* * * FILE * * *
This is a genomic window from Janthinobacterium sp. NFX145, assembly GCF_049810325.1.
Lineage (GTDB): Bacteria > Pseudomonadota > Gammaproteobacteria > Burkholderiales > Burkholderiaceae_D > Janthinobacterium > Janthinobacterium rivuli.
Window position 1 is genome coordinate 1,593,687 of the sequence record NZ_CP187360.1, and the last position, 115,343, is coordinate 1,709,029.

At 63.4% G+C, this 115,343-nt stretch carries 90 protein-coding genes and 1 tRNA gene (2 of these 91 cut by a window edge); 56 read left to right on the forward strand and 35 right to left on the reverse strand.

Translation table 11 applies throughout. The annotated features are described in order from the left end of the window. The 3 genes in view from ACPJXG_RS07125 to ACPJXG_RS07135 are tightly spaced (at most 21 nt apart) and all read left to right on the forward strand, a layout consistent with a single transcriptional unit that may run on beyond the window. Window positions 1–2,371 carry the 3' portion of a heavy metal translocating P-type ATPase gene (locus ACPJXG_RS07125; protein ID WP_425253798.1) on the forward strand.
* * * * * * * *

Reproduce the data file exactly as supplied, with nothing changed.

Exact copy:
This is a genomic window from Janthinobacterium sp. NFX145, assembly GCF_049810325.1.
Lineage (GTDB): Bacteria > Pseudomonadota > Gammaproteobacteria > Burkholderiales > Burkholderiaceae_D > Janthinobacterium > Janthinobacterium rivuli.
Window position 1 is genome coordinate 1,593,687 of the sequence record NZ_CP187360.1, and the last position, 115,343, is coordinate 1,709,029.

At 63.4% G+C, this 115,343-nt stretch carries 90 protein-coding genes and 1 tRNA gene (2 of these 91 cut by a window edge); 56 read left to right on the forward strand and 35 right to left on the reverse strand.

Translation table 11 applies throughout. The annotated features are described in order from the left end of the window. The 3 genes in view from ACPJXG_RS07125 to ACPJXG_RS07135 are tightly spaced (at most 21 nt apart) and all read left to right on the forward strand, a layout consistent with a single transcriptional unit that may run on beyond the window. Window positions 1–2,371 carry the 3' portion of a heavy metal translocating P-type ATPase gene (locus ACPJXG_RS07125; protein ID WP_425253798.1) on the forward strand.